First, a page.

You Offered To Drive Me Home, a short story

Posted on October 2, 2011


I little while ago I wrote a little story, based on a Craigslist ad.  Here’s the idea:  take a Craigslist ad from anywhere in the world, then write a story that explains how it came to be.  Hardboiled style.  The text of the ad is at the end; worth reading to, honest!  If you, dear readers, enjoy it, I’ll write some more.

Craigslist backstory – You Offered To Drive Me Home

I’d been kicked out of the union – not a friendly heave-ho, see you later pal.  Not these guys.  They didn’t appreciate my lack of enthusiasm for the strike vote.  Told me I was an independent thinker, with a sneer.  After the vote was settled they tossed me out by the loading bay and worked me over.  Rib shots.  Kidney shots.  Shots that hurt but don’t injure.  I said I’d had enough and they eventually agreed, laughed, and left me to roll over and be on my way.

Don’t feel sorry for me, though, really.  I can take a beating.  Not everyone can, but me?  No problem.  I’m no Harry Houdini sissy.

I called Eddie Telasco and I said “Eddie, I need some help”.  Eddie carped about how he was busy, he had these things to do, and so on.  I said “Eddie, I really need some help”.  We worked it out; I said I’d give him a few tips on the Sunday races.  Everyone thought I had inside information.  Get lucky at the track a few times and a legend springs up.  Some legend I was, slumped against a payphone.

Eddie rolled up in his girlfriend’s Chevrolet without delay.  “Jesus… look at you” he said.  I heard a gasp and noticed that Nancy was with him.  She had hair that always smelled so nice you couldn’t believe it.  Nancy made a bit of a fuss over me, and got in the back seat with me.  I played tough, I’m fine, don’t worry.  No hospital.  We started off in the direction of my little bachelor apartment.  I told them no, I need a drink.  So they reversed course and we headed for the Victory Cafe.  I liked it there.  It was dark and always full of lowlifes.  You could melt into the place.

I always had this thing with Nancy.  She was a sweet kid and I couldn’t see what she was doing with a guy like Eddie.  He ate potatoes like they were apples, raw.  He fought with his mother on the phone constantly.  He was obsessed – I mean obsessed – with his hobby radio.  He’d spend the night talking to some geek in another area code and leave Nancy standing around trying on sweaters.  It didn’t make any sense.

We settled into a table at the Victory and ordered a round.  My head was pounding, and it got worse when Eddie started in about his ma, and the crazy ideas she had about what the government was doing to make eggs more expensive.  I couldn’t listen.  Nancy tuned out fast too.  She’s tracing little hearts on the table with her finger and looking at me all doe-eyed.  It’s subtle but I’m sure.  I know women.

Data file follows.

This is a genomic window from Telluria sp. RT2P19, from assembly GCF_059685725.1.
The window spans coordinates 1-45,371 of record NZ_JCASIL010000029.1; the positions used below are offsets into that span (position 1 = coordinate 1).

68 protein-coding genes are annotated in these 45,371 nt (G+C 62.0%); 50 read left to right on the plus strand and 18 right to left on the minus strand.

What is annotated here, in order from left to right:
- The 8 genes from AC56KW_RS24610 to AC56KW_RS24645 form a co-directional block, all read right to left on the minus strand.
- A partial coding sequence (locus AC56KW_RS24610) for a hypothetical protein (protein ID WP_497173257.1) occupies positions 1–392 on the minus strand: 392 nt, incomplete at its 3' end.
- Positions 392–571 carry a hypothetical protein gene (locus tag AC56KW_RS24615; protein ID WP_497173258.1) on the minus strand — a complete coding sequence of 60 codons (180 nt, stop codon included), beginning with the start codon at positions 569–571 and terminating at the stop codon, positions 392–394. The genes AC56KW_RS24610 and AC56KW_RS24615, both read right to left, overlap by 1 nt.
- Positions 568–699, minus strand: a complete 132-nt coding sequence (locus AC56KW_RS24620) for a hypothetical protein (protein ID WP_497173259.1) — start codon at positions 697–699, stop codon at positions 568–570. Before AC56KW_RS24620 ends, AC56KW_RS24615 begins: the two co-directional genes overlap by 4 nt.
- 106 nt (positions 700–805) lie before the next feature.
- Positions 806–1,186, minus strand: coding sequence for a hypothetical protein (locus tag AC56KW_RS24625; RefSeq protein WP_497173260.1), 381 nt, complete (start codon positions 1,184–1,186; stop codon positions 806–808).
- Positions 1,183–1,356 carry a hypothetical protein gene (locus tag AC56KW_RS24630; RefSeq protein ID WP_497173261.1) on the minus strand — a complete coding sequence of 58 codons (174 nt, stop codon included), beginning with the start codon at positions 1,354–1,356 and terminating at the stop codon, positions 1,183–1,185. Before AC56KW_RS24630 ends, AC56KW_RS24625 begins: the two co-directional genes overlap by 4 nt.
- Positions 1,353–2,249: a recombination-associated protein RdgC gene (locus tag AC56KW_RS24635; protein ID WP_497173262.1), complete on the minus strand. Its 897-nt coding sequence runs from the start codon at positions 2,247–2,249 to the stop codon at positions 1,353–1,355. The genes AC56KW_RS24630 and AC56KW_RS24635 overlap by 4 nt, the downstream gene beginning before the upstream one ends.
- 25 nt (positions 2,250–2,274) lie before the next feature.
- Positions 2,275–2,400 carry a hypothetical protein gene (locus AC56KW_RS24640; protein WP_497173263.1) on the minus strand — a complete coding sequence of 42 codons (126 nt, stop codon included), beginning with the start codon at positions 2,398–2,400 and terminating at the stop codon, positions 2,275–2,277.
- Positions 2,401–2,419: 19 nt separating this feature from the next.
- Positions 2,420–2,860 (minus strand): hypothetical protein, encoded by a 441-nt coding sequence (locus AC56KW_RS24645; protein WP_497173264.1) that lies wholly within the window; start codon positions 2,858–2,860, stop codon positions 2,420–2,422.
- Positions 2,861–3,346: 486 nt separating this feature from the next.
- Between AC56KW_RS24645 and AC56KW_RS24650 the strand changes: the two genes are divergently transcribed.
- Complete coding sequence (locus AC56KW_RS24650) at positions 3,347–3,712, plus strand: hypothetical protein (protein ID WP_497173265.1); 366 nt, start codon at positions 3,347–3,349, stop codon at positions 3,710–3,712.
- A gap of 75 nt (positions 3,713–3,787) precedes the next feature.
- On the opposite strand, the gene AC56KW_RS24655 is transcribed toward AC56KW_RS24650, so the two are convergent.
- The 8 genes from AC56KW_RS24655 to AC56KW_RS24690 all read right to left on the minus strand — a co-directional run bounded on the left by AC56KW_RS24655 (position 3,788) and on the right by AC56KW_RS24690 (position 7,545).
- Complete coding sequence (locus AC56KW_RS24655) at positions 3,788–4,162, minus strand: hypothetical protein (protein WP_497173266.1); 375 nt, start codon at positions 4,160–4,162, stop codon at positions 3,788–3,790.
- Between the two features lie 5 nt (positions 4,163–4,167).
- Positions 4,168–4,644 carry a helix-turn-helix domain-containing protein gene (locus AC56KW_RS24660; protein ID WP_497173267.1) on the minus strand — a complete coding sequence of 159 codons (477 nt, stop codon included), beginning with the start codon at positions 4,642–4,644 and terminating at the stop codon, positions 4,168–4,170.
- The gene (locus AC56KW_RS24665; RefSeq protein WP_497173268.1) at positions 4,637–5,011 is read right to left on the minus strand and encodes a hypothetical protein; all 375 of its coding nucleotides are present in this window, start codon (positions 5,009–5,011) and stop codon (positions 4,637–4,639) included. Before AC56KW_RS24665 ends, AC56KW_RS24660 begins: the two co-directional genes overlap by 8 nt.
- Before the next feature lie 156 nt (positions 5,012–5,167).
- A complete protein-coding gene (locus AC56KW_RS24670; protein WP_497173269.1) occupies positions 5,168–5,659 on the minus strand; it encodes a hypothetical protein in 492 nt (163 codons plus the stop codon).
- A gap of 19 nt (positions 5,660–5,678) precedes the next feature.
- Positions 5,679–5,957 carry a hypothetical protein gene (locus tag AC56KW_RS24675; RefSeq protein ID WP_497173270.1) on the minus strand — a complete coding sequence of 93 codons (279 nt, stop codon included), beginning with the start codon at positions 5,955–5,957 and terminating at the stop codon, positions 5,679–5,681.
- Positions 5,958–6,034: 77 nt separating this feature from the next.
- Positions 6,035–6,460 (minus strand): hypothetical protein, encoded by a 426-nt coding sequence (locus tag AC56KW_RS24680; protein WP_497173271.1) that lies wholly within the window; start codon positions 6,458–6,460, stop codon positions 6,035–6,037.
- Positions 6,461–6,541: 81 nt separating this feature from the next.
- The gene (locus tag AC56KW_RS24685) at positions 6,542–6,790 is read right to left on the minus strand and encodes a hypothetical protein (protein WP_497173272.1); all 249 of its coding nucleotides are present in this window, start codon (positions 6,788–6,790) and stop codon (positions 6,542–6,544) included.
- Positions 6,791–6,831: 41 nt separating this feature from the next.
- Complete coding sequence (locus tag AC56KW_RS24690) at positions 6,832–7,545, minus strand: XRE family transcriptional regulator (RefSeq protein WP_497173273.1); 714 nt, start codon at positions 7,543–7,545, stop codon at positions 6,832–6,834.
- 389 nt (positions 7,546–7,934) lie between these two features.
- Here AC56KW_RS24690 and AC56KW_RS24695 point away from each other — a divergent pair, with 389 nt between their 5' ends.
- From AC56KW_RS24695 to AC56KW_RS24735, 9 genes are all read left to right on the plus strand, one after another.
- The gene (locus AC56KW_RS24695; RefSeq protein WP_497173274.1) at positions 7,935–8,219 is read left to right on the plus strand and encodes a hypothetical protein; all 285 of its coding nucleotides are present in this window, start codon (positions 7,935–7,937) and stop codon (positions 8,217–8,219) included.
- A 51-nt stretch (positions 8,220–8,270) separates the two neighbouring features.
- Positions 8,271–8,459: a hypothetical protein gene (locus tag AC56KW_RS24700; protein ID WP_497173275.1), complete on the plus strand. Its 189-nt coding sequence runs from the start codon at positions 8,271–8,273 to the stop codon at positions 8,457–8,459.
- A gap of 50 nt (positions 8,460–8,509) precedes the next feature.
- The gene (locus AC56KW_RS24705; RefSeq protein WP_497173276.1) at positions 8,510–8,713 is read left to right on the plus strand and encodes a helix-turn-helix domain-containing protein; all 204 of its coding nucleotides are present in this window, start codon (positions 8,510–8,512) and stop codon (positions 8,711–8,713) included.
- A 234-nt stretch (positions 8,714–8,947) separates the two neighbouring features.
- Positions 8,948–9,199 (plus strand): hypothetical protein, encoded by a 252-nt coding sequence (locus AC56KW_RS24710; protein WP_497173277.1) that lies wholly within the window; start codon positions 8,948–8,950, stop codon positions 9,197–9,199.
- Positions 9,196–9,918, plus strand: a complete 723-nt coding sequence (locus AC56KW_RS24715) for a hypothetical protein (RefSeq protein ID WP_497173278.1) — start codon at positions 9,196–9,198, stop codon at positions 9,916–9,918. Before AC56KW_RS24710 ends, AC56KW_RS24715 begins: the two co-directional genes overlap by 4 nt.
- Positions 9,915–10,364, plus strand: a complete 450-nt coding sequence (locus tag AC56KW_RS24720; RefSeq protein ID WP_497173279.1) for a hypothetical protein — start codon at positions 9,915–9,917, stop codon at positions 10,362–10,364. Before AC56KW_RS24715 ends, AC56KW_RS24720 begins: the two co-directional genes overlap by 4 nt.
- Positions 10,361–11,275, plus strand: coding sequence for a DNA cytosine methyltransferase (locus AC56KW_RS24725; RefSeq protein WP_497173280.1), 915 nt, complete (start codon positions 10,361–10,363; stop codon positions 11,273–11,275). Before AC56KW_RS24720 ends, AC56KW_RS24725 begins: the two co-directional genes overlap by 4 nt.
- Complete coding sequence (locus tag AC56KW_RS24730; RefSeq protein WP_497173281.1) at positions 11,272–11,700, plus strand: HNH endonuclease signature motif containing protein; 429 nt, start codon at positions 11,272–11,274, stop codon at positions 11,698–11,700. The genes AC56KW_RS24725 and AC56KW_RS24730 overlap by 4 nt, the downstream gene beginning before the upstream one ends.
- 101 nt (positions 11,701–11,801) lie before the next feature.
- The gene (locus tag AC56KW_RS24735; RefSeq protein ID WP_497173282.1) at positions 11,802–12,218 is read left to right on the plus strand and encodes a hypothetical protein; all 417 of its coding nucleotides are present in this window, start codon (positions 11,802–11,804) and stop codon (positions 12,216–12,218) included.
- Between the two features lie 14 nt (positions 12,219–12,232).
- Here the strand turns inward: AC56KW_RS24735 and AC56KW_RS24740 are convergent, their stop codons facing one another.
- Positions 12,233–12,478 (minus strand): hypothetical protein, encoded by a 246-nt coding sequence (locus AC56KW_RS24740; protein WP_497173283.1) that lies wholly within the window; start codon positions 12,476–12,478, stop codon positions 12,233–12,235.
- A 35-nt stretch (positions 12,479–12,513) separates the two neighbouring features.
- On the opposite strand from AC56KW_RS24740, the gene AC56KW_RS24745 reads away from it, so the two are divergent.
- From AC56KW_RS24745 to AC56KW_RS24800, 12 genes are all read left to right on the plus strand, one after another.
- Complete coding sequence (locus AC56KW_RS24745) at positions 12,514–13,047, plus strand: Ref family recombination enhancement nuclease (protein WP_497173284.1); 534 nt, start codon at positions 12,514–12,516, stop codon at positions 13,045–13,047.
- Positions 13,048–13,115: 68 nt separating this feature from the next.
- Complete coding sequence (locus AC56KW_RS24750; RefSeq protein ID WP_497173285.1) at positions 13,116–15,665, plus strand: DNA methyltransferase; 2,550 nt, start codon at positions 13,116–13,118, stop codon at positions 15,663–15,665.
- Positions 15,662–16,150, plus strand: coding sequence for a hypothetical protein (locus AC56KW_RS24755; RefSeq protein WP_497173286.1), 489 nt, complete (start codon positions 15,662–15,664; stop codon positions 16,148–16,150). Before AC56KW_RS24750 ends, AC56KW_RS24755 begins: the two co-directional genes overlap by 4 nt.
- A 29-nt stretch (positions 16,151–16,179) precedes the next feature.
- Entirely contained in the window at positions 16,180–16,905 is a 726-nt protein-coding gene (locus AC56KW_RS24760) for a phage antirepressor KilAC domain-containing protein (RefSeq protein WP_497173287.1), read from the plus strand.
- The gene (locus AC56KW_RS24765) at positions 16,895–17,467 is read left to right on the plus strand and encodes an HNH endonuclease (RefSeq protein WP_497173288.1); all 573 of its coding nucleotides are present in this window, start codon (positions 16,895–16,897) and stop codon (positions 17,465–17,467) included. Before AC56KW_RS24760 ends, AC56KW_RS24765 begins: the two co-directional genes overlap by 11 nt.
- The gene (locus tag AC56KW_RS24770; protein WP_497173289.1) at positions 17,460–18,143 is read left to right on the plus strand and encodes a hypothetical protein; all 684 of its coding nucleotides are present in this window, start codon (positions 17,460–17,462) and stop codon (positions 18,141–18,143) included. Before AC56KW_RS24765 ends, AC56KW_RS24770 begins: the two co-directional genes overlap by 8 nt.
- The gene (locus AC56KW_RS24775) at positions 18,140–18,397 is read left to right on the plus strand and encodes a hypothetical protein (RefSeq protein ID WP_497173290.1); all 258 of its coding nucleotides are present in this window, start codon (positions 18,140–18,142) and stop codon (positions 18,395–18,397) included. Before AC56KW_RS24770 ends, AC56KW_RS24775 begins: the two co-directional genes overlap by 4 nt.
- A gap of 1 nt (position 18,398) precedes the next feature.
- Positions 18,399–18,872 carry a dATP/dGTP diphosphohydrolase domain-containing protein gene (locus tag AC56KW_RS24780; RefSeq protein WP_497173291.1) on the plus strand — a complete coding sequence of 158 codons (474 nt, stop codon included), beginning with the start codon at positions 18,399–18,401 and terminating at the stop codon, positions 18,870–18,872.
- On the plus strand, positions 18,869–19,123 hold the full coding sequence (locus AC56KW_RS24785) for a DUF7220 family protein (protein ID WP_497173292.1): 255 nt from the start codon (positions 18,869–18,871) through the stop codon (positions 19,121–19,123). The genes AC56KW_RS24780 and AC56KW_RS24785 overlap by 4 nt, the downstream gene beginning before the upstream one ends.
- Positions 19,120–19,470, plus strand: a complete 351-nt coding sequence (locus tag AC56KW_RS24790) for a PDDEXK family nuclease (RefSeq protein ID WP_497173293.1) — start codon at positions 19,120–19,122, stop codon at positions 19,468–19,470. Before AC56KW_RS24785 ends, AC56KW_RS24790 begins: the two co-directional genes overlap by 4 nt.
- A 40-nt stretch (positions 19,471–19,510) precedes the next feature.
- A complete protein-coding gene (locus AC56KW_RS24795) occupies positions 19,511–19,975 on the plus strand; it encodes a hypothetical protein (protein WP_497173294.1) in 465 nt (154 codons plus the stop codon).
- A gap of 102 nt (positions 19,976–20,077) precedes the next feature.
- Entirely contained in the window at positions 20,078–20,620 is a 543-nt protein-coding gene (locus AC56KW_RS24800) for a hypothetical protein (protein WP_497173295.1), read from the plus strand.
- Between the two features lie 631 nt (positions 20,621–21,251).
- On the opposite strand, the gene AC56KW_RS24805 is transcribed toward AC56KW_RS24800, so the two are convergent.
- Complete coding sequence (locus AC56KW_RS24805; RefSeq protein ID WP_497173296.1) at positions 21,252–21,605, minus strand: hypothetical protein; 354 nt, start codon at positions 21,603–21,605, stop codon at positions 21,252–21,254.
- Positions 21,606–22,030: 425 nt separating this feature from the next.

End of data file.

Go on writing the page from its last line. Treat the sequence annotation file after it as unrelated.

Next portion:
Amongst his various character defects Eddie’s also prejudiced against Italians.  I know what you’re thinking, but it’s his father’s last name.  He split when Eddie was a little spud.  It’s some kind of Oedipus thing – that guy who tried to fly too close to the sun.  It’s Sigmund Freud and Albert Einstein; complicated stuff that I can’t even try to explain.  Eddie’s hot tempered.  I see two guys with black hair across the room.  They’ve got good tans.  They’ll do.  I make a little face that gets Eddie’s attention.  Those mooks over there, I explain, they keep looking at you and making faces like a gorilla.  I change the subject, but Eddie’s hot tempered.

“Those guys?  Those two punks right there?”

“Yeah” I say, “I saw it”.  Egging him on doesn’t take a lot of effort.

We go around the mulberry bush a bit, and he’s working himself up.  The pain in my side is getting worse while I race to numb it.  Finally Eddie can’t take it and stalks over to the two guys.  He’s half crazy at this point.  Perfect.  Forget about him for now.

I tell Nancy she looks nice.  I tell Nancy a bunch of things, mostly true.  She smiles but she doesn’t blush.  A girl like that is used to a compliment.  She asks me why I can’t stay out of trouble.  I say trouble can’t stay out of me.  The line doesn’t make any sense but she laughs like I’m Shakespeare and I start getting courageous.  I ask her about her dress shop that she wants to open.  She’s going to call it “Nancy’s Fancies” which sounds pretty fancy to me; I tell her it’s a great name.

My plan goes right by backfiring.  The two guys aren’t Italians, they’ve been working a logging camp up north, hence the tans.  They hit it off with Eddie.  Suddenly they’re best friends and slapping backs and toasting each other and having a great time.

She sees it too.  We’re alone.  Out of nowhere I feel her hand clutching my knee and she pours on the eyes, looking straight into me.

“Tom, you’re not well.  Eddie will be busy with his new playmates for a while.  Can I drive you home?”.  As she says it her grip tenses just a bit.  She stretches out the “O” in home.  My stomach is doing barrel rolls and loop-dee-loops.  I can smell her shampoo over the smoke and mildew.

I look over at Eddie.  The guy who bailed me out of more scrapes than I can remember.  The guy who looks after my cat when I’m out of town.  The guy with the perfect girlfriend.

“Ah geez Nancy…  We’d better wait for Eddie.  I told him I’d buy his drinks tonight”

 —————————————–

 You offered to drive me home – m4w – 28 (Victory Cafe)

Just so you know, i was caught off-guard when you offered to drive me home. Don’t think i have to explain why that was.

Anyways…..yeah. Too bad 😦

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Posted in: Fiction